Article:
Blog posts

Displelling Belly Fat Confusion

Displelling Belly Fat Confusion

Nedic Reports, News

a2issue19-30 a2issue19-31

 

STUBBORN BELLY FAT CONFUSION

WHAT WORKS BEST: Nonsurgical Treatments, Liposuction, Lifestyle changes… ?

Dr Nedic reports….

The public has never been more confused with what does and what does not work for belly fat removal. The reason for this is that on the internet there are many “successful” methods stated to cure belly fat which can be overwhelming and over-promising.

Hence, spring is here, and we are certainly determined to get this belly fat gone by Christmas time. What is the best treatment to achieve this?

Understanding the danger of abdominal fat:

To find the best way of getting the flat tummy, we need to go back to the science and research.
Abdominal fat is always a red flag and indicates that a person could have an underlying health issue. Visible belly fat (subcutaneous) is associated with visceral fat situated deep between the organs. If there is too much of it, you may be more likely to get insulin resistance, type 2 diabetes, heart disease, dementia, and certain cancers including breast and colon cancer.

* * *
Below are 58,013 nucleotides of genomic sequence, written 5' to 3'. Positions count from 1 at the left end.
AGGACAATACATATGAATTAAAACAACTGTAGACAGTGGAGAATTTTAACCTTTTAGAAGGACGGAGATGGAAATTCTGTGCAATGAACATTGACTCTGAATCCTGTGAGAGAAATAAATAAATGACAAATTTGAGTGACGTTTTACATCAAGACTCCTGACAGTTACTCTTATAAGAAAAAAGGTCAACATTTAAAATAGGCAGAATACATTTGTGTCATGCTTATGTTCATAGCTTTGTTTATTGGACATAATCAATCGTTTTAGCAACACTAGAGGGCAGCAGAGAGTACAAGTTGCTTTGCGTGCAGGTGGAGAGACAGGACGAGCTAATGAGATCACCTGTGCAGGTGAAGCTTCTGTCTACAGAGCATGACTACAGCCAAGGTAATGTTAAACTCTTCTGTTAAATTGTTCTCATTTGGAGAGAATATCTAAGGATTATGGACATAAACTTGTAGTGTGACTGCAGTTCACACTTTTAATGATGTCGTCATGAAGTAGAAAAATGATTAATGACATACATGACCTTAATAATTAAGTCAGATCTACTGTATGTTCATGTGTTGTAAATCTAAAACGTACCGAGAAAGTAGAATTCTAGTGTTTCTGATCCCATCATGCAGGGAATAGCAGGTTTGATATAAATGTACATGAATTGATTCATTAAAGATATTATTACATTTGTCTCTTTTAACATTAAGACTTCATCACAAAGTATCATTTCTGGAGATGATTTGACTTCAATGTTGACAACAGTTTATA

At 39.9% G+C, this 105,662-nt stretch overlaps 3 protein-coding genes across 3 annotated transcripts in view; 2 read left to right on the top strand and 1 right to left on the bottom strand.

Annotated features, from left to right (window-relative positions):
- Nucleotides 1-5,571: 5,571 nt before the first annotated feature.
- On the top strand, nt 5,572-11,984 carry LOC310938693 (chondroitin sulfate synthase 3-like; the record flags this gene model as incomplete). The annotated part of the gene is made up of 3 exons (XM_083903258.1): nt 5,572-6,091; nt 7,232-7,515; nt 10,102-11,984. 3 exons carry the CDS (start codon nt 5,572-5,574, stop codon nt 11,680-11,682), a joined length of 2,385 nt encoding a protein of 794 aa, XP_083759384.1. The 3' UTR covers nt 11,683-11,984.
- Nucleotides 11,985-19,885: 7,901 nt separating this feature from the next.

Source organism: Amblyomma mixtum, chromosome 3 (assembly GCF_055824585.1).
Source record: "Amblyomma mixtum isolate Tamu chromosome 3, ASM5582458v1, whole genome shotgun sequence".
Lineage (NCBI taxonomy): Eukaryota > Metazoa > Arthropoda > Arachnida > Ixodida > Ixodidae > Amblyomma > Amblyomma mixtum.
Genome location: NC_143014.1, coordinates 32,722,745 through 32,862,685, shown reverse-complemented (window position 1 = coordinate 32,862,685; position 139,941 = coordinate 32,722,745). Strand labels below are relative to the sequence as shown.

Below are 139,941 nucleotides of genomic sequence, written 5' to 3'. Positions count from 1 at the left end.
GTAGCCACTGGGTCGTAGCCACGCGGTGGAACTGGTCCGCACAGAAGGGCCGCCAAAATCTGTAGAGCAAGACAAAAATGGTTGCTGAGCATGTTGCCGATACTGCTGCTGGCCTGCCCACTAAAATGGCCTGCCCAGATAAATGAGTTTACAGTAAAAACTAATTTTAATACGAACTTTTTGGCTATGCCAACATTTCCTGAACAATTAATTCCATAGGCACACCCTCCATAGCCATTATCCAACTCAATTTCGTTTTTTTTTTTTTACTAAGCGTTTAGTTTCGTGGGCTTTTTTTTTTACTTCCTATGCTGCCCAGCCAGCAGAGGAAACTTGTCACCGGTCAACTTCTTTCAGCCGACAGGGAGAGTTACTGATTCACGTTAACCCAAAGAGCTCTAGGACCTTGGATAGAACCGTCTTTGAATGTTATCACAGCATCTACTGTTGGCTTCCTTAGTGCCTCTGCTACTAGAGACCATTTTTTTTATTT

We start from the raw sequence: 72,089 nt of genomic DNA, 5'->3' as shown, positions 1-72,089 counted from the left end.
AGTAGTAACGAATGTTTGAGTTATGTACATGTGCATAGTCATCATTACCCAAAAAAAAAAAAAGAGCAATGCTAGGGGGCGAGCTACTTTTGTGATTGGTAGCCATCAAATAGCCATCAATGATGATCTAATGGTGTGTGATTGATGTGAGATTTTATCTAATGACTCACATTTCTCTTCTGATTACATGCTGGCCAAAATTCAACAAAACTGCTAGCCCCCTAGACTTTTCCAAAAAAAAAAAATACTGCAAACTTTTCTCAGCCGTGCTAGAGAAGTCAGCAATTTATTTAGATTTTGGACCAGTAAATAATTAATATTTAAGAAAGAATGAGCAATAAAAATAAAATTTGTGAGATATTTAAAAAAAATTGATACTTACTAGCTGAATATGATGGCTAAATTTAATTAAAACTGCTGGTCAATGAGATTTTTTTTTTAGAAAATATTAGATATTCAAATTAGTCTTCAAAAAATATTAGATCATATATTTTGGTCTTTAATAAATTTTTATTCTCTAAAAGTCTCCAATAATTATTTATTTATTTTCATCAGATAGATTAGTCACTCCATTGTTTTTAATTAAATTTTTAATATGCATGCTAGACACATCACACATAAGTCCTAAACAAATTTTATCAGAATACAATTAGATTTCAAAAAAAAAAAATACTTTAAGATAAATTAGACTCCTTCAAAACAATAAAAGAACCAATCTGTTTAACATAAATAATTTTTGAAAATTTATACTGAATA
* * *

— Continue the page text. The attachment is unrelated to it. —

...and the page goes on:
What is more concerning is that even though an individual may have a “healthy” weight, is looking lean and only exhibits a small amount of belly fat, this person could still be carrying dangerous visceral fat underneath. “Several studies have shown that an excess of intra-abdominal fat increases the risk of CVD and type 2 diabetes even in the absence of obesity “.

The emphasis should be placed on WAIST TO HIP RATIOS as opposed to a total body weight or BMI in order to identify whether the individual fits into the above-mentioned group or not. The problem is that there are patients who don’t care whether or not there is an associated health risk, they only really want a flat tummy.

This visceral fat further perpetuates abdominal (visible) fat by creating inflammatory cytokines that often cause full body insulin resistance. Thus, the likelihood of losing tummy fat simply by dieting and exercising becomes very slim. At this point, patients would turn to nonsurgical fat removal procedures or liposuction because diet and exercise have failed to help.